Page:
A new "pay as you save" scheme is to replace the current grant-aided system for retrofitting old housing stock with insulation, if negotiations under way with various parties are successful.
Addressing a conference on retrofitting in Ireland, Energy Minister Pat Rabbitte said while over 30,000 homes availed of grants this year to have work carried out, many more would have to be included if Ireland is to meet 2020 targets of reducing energy consumption by 20%.
Mr Rabbitte said negotiations were under way with the business, financial and banking sectors to provide funding for the "pay as you save" proposal. The current grant aids run until 2014.
The plan would see consumers repaying funds for insulating their homes to modern standards over a number of years, in some cases up to 20 years.
Repayments are made as part of their energy bill, and based on savings made through energy efficiency.
A similar scheme in the US has proved popular with energy companies and home owners, the conference heard.
Industry figures say the retrofitting programme could be worth €14bn to the Irish economy.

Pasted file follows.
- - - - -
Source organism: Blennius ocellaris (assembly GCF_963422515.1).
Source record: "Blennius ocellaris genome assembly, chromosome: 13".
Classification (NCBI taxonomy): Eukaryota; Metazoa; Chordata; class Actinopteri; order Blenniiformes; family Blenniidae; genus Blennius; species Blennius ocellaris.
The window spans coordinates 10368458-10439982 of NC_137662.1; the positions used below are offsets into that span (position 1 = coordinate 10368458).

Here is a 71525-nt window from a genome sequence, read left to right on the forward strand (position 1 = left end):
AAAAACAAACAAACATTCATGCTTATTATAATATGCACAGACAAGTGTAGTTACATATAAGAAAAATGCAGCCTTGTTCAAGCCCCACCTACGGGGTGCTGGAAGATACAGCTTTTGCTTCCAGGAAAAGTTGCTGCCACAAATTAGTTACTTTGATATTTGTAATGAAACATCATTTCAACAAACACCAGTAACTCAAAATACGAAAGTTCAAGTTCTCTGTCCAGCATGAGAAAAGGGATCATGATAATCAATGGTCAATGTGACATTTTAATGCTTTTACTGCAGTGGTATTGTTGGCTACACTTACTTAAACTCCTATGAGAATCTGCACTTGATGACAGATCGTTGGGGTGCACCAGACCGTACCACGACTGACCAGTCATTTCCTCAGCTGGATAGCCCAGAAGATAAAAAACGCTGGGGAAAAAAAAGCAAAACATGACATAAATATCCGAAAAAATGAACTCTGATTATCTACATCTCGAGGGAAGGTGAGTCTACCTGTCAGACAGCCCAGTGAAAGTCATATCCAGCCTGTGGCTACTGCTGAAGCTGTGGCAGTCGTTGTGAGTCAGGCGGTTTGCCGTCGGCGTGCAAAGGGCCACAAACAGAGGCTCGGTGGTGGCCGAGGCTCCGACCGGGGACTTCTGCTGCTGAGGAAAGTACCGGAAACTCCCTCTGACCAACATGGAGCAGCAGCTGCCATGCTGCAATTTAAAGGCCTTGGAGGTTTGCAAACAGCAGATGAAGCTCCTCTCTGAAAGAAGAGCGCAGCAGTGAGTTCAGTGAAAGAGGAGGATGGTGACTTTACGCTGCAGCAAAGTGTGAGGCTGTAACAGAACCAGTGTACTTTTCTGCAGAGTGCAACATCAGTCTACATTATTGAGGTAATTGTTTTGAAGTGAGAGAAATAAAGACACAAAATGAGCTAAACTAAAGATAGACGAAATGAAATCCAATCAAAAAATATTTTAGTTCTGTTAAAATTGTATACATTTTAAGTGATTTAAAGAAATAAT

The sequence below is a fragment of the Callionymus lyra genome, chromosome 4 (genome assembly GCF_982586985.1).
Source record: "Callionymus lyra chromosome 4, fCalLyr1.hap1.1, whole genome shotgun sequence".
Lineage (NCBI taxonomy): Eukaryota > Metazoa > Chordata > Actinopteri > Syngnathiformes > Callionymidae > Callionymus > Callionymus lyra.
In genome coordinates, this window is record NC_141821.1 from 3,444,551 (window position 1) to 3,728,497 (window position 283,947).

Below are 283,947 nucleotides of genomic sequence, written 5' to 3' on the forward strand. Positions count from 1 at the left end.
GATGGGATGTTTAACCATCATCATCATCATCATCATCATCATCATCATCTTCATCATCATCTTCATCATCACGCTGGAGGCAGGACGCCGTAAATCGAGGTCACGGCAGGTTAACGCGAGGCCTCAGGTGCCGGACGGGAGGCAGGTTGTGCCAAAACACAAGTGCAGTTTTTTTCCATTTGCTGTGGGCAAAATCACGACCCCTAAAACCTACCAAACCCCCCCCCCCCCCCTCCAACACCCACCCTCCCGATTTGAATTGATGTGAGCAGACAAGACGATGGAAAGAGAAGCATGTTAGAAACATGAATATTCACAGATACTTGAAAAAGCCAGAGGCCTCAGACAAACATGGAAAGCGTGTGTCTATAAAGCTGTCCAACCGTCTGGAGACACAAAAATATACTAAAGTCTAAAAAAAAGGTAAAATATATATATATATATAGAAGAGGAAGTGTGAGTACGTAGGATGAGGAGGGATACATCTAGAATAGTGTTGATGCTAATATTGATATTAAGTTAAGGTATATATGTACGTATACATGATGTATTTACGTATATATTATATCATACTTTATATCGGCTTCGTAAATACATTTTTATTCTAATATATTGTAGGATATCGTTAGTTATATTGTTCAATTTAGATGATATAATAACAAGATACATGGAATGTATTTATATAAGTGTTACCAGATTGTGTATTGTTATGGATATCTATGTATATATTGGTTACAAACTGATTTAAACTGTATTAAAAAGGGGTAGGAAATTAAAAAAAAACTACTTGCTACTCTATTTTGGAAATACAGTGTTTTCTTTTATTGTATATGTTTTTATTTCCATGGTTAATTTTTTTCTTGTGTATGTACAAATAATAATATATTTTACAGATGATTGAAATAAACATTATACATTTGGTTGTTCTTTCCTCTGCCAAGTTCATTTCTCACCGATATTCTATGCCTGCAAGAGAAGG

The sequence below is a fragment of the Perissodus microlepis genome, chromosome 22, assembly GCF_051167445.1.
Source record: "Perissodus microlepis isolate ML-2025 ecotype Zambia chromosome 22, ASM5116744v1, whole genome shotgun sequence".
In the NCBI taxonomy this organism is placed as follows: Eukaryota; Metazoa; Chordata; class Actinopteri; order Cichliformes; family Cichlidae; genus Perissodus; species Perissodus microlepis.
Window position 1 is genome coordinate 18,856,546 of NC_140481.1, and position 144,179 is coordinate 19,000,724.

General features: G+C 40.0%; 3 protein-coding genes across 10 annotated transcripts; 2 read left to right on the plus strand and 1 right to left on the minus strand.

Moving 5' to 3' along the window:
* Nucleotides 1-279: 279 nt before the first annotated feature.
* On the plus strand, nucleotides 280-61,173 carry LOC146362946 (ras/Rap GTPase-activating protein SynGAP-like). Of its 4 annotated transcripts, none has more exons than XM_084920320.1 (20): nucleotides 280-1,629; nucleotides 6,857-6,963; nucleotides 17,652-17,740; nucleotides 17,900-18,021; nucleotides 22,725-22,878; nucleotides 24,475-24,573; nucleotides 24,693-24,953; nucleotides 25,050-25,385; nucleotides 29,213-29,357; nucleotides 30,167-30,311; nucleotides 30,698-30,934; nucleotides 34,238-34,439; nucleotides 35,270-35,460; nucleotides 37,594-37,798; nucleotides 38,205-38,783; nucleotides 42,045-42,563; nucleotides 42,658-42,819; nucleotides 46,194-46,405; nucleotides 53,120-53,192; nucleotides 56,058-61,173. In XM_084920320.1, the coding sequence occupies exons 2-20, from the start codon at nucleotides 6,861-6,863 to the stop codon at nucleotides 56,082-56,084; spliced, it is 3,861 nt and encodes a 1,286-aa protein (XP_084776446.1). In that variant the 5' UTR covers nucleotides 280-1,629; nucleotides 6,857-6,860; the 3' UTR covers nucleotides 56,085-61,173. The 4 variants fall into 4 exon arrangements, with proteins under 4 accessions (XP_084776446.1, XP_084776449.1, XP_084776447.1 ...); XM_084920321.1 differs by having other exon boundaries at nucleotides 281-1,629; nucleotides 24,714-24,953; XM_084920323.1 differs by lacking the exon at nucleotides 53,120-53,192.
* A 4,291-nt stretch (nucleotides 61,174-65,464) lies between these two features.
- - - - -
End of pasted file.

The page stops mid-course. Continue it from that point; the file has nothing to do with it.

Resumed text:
Since 2009, 100,000 homes have retrofitted modern insulation and it is estimated that 3,000 jobs have been created.
An analysis of the Home Energy Scheme operated by the Government has estimated that the initiative has resulted in the investment of over €170m in the last three years.
Under the Home Energy Scheme, householders can avail of grant aid to assist them with increasing insulation and upgrading home heating systems.
The Sustainable Energy Authority's cost benefit analysis concludes that for every €1 it spends on the scheme, the economy benefits to the tune of €5.
The scheme is, they say, self-financing. Homes that avail of grants save an average of €450 a year on energy bills.